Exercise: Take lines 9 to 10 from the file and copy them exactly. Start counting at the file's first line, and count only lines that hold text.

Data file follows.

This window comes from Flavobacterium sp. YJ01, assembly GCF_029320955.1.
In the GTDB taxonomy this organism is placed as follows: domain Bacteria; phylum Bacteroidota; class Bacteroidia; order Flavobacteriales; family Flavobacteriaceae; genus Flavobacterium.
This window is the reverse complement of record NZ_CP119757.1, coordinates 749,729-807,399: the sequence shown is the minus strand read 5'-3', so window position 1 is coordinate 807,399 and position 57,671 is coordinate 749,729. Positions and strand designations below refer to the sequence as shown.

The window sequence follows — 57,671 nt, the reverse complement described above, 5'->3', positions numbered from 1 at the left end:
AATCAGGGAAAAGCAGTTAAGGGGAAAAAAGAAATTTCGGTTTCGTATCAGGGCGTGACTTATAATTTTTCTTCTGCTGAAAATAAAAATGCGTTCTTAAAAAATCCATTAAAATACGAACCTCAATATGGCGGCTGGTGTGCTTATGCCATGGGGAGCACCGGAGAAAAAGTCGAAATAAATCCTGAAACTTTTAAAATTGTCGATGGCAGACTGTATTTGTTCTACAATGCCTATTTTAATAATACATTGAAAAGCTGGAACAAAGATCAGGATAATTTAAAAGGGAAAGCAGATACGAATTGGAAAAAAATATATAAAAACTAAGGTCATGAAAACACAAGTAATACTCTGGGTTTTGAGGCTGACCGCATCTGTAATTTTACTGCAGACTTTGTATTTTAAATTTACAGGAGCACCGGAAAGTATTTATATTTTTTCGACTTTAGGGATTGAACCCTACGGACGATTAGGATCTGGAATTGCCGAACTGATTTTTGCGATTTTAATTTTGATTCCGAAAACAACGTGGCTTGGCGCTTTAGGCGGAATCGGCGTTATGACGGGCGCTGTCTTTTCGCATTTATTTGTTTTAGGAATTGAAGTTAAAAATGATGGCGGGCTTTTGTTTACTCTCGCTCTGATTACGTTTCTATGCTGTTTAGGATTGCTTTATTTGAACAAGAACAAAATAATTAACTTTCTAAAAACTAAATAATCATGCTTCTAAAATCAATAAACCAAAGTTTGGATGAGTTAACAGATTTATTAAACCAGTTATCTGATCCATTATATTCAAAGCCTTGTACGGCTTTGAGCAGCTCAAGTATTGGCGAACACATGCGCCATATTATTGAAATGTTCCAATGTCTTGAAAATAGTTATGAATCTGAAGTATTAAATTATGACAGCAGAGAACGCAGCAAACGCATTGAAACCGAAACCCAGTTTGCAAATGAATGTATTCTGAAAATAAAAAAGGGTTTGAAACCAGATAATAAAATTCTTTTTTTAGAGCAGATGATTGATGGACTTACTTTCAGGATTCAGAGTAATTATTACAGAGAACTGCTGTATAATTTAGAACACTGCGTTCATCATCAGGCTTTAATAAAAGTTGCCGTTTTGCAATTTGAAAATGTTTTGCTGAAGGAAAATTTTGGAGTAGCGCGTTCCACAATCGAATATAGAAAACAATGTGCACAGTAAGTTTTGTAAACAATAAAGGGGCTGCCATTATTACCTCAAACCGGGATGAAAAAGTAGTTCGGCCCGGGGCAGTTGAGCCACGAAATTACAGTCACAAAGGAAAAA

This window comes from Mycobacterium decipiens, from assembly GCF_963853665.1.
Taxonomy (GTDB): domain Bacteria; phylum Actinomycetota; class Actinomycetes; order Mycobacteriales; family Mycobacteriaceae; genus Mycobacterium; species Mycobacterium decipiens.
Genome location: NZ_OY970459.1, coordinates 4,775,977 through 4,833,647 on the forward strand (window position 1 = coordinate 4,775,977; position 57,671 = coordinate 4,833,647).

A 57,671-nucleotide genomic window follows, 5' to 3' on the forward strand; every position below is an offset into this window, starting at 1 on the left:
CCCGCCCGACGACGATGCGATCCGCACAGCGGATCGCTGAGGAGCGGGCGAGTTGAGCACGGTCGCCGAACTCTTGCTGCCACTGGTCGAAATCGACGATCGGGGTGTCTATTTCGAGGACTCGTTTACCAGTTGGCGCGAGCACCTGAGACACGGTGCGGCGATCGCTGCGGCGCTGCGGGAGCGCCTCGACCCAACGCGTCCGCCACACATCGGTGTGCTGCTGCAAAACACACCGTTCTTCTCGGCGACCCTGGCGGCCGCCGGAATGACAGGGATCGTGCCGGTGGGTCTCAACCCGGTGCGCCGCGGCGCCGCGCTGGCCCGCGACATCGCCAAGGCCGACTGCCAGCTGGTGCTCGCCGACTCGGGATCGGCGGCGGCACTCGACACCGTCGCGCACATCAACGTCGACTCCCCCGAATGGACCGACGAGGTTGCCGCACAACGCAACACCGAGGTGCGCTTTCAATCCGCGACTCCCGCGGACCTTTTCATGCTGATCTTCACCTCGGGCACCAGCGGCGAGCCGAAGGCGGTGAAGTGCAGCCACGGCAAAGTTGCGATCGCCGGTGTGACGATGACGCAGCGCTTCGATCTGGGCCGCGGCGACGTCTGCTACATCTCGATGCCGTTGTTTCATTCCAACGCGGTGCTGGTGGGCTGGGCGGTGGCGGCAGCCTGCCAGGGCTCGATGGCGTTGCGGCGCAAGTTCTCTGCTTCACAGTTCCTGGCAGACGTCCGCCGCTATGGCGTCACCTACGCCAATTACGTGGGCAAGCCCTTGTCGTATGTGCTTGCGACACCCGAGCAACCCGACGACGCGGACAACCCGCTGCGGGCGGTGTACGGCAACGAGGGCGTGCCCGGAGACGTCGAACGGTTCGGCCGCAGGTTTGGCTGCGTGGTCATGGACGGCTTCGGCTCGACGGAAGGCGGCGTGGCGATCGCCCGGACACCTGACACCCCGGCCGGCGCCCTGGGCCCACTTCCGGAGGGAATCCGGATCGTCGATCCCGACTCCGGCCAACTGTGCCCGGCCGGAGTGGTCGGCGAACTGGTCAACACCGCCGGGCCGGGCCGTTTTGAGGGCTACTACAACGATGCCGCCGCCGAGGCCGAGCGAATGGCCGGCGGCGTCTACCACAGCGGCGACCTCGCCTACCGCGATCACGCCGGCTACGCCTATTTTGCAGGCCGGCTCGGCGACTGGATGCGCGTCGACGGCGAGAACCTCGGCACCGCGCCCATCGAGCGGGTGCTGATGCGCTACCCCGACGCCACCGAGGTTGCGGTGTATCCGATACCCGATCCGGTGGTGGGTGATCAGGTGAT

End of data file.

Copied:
A 57,671-nucleotide genomic window follows, 5' to 3' on the forward strand; every position below is an offset into this window, starting at 1 on the left:
CCCGCCCGACGACGATGCGATCCGCACAGCGGATCGCTGAGGAGCGGGCGAGTTGAGCACGGTCGCCGAACTCTTGCTGCCACTGGTCGAAATCGACGATCGGGGTGTCTATTTCGAGGACTCGTTTACCAGTTGGCGCGAGCACCTGAGACACGGTGCGGCGATCGCTGCGGCGCTGCGGGAGCGCCTCGACCCAACGCGTCCGCCACACATCGGTGTGCTGCTGCAAAACACACCGTTCTTCTCGGCGACCCTGGCGGCCGCCGGAATGACAGGGATCGTGCCGGTGGGTCTCAACCCGGTGCGCCGCGGCGCCGCGCTGGCCCGCGACATCGCCAAGGCCGACTGCCAGCTGGTGCTCGCCGACTCGGGATCGGCGGCGGCACTCGACACCGTCGCGCACATCAACGTCGACTCCCCCGAATGGACCGACGAGGTTGCCGCACAACGCAACACCGAGGTGCGCTTTCAATCCGCGACTCCCGCGGACCTTTTCATGCTGATCTTCACCTCGGGCACCAGCGGCGAGCCGAAGGCGGTGAAGTGCAGCCACGGCAAAGTTGCGATCGCCGGTGTGACGATGACGCAGCGCTTCGATCTGGGCCGCGGCGACGTCTGCTACATCTCGATGCCGTTGTTTCATTCCAACGCGGTGCTGGTGGGCTGGGCGGTGGCGGCAGCCTGCCAGGGCTCGATGGCGTTGCGGCGCAAGTTCTCTGCTTCACAGTTCCTGGCAGACGTCCGCCGCTATGGCGTCACCTACGCCAATTACGTGGGCAAGCCCTTGTCGTATGTGCTTGCGACACCCGAGCAACCCGACGACGCGGACAACCCGCTGCGGGCGGTGTACGGCAACGAGGGCGTGCCCGGAGACGTCGAACGGTTCGGCCGCAGGTTTGGCTGCGTGGTCATGGACGGCTTCGGCTCGACGGAAGGCGGCGTGGCGATCGCCCGGACACCTGACACCCCGGCCGGCGCCCTGGGCCCACTTCCGGAGGGAATCCGGATCGTCGATCCCGACTCCGGCCAACTGTGCCCGGCCGGAGTGGTCGGCGAACTGGTCAACACCGCCGGGCCGGGCCGTTTTGAGGGCTACTACAACGATGCCGCCGCCGAGGCCGAGCGAATGGCCGGCGGCGTCTACCACAGCGGCGACCTCGCCTACCGCGATCACGCCGGCTACGCCTATTTTGCAGGCCGGCTCGGCGACTGGATGCGCGTCGACGGCGAGAACCTCGGCACCGCGCCCATCGAGCGGGTGCTGATGCGCTACCCCGACGCCACCGAGGTTGCGGTGTATCCGATACCCGATCCGGTGGTGGGTGATCAGGTGAT